The discrepancy between presumably reliable contemporary evidence relating to the history of Turkish rule in Barbary and the customary representation of it in recent times is particularly apparent in the case of the two celebrated brothers who, for some debatable reason, became known to Christians by the name of Barbarossa. Comment is unavoidable on the tendency to ignore completely the sympathetic references or, at times, surprisingly generous tributes from contemporaries, who might have been expected to be hostile to them, alike on religious and political grounds. It is remarkable that Kheir-Eddin should be highly spoken of-not only as a great naval officer but as a statesman-by our diplomatic agents and by our leading chronicler of that portion of history, Richard Knolles."[77]

We move to the history of the Balkan Wars in 1912-913, and all we read today, or see on television, are Turkish crimes and excesses. Yet we go back to the scene, again according to contemporaries, whether men of literature, such as the Frenchman Pierre Loti, the German doctor, Jaeckh, or to British war correspondents and we read of an altogether different history, the Turks suffering one of the greatest holocausts in history, being literally wiped out in their millions through killing, mutilations countless horrors, and expulsion.[78]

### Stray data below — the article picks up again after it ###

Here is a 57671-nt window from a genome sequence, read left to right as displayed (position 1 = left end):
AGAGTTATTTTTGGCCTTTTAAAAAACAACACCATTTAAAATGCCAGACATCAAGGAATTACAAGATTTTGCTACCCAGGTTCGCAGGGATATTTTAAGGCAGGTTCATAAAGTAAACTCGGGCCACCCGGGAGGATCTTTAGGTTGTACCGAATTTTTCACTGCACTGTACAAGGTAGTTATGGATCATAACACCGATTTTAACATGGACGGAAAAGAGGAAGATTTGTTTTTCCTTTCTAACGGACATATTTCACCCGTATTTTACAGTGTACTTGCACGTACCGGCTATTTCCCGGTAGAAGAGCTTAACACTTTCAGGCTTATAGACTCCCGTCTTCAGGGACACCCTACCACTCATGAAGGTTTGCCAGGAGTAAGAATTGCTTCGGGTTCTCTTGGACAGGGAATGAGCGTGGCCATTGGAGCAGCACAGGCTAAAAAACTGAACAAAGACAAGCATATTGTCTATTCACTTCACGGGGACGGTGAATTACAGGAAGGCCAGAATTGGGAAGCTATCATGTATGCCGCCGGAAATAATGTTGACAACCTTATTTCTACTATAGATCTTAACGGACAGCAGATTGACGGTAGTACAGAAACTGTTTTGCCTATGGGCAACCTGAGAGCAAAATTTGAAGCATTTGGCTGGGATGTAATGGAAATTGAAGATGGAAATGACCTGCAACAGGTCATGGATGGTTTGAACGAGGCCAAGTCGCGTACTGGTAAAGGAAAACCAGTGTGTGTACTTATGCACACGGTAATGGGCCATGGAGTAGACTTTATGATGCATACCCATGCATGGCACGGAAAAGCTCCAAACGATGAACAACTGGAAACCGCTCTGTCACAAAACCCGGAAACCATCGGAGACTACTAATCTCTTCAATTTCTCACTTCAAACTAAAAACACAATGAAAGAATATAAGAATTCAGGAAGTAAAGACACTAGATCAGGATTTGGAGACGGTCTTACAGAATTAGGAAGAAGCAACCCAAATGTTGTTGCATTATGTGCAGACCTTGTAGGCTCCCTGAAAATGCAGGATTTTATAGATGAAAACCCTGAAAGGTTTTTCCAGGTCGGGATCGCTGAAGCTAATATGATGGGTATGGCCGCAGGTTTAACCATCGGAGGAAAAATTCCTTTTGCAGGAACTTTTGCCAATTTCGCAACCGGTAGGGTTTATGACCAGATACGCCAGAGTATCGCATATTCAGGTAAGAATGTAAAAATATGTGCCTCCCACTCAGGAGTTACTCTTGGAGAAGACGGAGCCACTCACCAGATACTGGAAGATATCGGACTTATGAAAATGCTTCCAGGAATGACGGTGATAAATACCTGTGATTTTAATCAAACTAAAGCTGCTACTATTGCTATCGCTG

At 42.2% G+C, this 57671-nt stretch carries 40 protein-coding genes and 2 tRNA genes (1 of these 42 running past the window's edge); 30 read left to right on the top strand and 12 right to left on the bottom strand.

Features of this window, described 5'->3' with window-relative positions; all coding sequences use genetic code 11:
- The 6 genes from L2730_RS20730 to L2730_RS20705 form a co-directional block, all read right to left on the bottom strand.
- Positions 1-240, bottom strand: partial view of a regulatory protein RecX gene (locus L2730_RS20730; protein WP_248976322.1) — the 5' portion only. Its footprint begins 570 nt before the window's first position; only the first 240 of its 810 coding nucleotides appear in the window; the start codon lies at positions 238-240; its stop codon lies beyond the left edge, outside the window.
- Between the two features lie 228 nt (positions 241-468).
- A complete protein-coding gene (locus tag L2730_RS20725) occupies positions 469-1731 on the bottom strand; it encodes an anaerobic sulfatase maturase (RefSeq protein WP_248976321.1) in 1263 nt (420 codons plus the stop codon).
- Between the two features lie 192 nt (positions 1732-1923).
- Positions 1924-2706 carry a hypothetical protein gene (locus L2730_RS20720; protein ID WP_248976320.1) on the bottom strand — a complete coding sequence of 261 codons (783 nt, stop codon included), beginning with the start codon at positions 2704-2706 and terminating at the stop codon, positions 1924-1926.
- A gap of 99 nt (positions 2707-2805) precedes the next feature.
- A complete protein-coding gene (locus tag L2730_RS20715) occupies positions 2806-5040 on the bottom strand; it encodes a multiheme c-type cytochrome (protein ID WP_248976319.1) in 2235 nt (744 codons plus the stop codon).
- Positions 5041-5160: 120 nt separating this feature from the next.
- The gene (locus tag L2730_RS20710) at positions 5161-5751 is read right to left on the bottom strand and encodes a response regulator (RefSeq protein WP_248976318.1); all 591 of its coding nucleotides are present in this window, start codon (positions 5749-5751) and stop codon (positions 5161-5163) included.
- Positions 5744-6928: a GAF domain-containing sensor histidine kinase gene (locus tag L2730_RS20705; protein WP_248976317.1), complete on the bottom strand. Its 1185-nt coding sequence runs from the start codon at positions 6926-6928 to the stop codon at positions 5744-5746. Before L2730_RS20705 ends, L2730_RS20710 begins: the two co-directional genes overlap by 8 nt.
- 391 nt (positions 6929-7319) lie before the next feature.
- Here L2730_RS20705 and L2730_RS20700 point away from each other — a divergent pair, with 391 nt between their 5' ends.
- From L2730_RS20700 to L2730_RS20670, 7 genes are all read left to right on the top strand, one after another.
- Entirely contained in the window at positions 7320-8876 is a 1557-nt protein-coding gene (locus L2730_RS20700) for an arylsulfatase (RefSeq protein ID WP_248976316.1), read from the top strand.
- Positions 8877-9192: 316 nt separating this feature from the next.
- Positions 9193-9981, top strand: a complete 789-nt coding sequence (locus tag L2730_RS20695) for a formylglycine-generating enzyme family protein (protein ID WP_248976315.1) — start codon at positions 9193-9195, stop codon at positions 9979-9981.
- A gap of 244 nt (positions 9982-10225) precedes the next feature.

We change the subject, and we read today about the legacy of Muslims to science that all Muslim science consisted of was a recovery and transmission of Greek learning, with slight contributions here and there in astrology, alchemy, and commentaries on Greek works, Muslims being the greatest borrowers in history of everything Greek, Roman, Hindu, Persian…